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The following is an an excerpt from
Outwitting the Job Market: Everything You Need to Locate and Land a Great Position
Published by The Lyons Press;
May 2004; $13.95US/$19.95CAN;
1-59228-350-0
Copyright © 2004 Chandra Prasad

Network Your Way Into a Job

by Chandra Prasad

It's hard to underestimate the importance of networking in the job-hunting process. For every person who finds a position through Monster or Hotjobs, at least ten more find theirs through people they know. Why? Because the majority of job opportunities are never formally advertised -- making networking the only way to "be in the know."

Despite its tremendous importance, networking can be intimidating. The very word can stir up disquieting images of executives exchanging top-secret information in the confines of a boardroom or of unemployed professionals desperately calling complete strangers for help. But if the stereotypes of networking are dismal, the reality is much rosier—and simpler. Below are some painless ways to help you capitalize on your own professional network.

Remember Names

It sounds simple, but remembering someone's name can make an indelibly positive impression on that person. Remembering someone's name is actually to pay him a compliment, for it means that you have committed her to memory. On the other hand, not remembering a person's name or mispronouncing it is akin to a subtle insult. Everyone has been in this situation. You meet someone, introduce yourself, and five minutes later, you hear, "What was your name again?" The very question can make you feel small and forgettable. On the other hand, hearing your name in conversation --"Can you tell me more about your business plan, Jessie?" or "Ming, I really enjoyed that speech you gave" -- may lift your spirits. In networking, a special and concerted effort to remember names is important, for it sets you apart as a considerate and personable contact.

Pass Out Your Business Card

It's not always convenient or wise to pass out your résumé at every networking function you attend. An easier way to make sure that people remember you is to keep a stack of business cards in your pocket or purse. When you meet a person who might become a professional contact, don't hesitate to dole out your card. Obviously, if you're between jobs or just out of school, you may not have an appropriate card or any card at all. In this case, consider investing in cards that list only your name, contact information, professional title, and/or area of expertise. Many printing companies -- including chain stores like Kinko's -- can turn around a simple, professional-looking, and inexpensive card in a matter of days.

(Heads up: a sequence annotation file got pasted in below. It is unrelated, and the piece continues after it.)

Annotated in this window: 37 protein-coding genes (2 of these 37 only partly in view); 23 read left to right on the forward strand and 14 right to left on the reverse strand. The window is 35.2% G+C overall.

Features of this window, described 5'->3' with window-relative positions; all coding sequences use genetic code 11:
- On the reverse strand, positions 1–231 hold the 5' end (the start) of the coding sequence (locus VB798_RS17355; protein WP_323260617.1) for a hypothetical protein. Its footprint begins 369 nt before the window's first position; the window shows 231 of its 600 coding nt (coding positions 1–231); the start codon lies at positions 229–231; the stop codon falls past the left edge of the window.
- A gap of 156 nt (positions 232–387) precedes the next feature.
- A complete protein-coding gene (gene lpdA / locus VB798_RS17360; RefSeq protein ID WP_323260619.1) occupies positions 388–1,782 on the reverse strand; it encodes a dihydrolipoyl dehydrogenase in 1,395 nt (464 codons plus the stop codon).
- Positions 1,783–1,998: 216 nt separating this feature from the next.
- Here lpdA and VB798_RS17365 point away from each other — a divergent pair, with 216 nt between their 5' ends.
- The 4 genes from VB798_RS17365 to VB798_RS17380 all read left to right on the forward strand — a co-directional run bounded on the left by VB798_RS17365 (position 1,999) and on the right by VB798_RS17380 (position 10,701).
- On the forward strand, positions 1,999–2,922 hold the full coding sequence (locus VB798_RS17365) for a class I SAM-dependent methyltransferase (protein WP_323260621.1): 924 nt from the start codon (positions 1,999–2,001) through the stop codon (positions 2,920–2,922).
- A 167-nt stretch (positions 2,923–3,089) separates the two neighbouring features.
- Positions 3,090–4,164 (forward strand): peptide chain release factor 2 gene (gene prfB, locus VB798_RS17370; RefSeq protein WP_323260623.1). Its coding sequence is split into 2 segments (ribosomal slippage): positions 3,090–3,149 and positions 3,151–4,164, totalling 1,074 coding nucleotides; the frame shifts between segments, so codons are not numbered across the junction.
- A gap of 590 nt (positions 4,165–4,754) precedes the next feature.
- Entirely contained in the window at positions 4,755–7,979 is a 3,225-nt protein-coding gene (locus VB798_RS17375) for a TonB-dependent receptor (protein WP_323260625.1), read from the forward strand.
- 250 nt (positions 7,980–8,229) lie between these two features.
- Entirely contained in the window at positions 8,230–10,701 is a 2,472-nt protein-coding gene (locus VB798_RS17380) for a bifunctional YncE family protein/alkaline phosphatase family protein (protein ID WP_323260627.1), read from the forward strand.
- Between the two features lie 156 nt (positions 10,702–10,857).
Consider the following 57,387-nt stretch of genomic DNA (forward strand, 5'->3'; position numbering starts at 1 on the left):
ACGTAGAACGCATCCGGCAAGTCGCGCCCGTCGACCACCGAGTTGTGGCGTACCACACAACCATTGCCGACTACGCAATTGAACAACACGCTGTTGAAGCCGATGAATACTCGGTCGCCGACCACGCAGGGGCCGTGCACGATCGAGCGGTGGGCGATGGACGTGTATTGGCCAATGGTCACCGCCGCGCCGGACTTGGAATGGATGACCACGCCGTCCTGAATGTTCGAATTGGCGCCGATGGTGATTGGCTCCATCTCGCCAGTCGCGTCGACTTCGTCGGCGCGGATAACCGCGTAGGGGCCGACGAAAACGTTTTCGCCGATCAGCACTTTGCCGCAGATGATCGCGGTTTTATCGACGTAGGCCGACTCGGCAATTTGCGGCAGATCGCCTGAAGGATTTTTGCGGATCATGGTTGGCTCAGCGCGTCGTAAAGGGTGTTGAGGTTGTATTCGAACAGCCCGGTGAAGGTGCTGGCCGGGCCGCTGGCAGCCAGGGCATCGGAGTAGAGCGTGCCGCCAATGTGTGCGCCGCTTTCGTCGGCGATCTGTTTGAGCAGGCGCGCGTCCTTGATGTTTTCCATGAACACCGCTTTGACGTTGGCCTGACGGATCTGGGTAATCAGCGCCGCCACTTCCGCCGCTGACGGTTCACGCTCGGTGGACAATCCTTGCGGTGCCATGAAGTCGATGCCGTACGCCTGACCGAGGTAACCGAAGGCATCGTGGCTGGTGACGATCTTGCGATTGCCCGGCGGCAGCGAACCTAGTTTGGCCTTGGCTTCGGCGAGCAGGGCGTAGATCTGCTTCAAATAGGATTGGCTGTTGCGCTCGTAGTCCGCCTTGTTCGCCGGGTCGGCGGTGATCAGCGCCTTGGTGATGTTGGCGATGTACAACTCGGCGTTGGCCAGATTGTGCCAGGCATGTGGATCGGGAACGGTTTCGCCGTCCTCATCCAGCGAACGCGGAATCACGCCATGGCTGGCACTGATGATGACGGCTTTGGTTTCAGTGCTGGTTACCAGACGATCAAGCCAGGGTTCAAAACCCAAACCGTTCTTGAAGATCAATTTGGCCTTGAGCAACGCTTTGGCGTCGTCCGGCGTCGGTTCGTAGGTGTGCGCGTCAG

Call or Email Your Contacts Regularly

This is especially important during periods when their guidance or support is not necessary. If you contact a person only during times of need, she may feel put upon or even used. Conversely, regular communication, in good times and bad, can only bolster the foundation of a relationship. A former vice president of a major health insurance company says that he appreciated when people he'd helped over the years "called me to let me know how they were doing." He goes on to say that he "would not be inclined to help someone more than once if they didn't express their appreciation the first time."

Ask Your Contacts for Contacts

In networking, speaking with people is a little like rooting for truffles. You may have to dig around a bit before you find a nugget that is valuable. Often times you will network with someone who knows little about your profession. Yet he may know another person who might be of greater assistance. For this reason, you should never hesitate to ask your contacts the fateful question: "Do you know anyone who works in my industry?"

If the answer is "yes," why not pursue the lead? Ask where that person works and what her position is. Ask if that person would be amenable to speaking with you about job opportunities. Ask if you can have that person's phone number or e-mail address, and if you can say that you were referred. Listen carefully to the information that is given to you and jot down the important parts, especially names and contact information. And don't wait too long to follow up!

This article has been excerpted from Outwitting the Job Market: Everything You Need to Locate and Land a Great Position, Lyons Press, 2004

Copyright © 2004 Chandra Prasad

For more information, please visit www.smartbooks.com.


Chandra Prasad has written on career issues in The Wall Street Journal's Career Journal, IMDiversitycom, and JobCircle.com, among others. She has been quoted as a workplace expert by Black Entertainment Television, The Christian Science Monitor, and The Complete Idiot's Guide to Finding Your Dream Job Online. She is the former Editor-at-Large of Vault, an online careers site that has been called "the best place on the Web to prepare for a job search" by Fortune Magazine.

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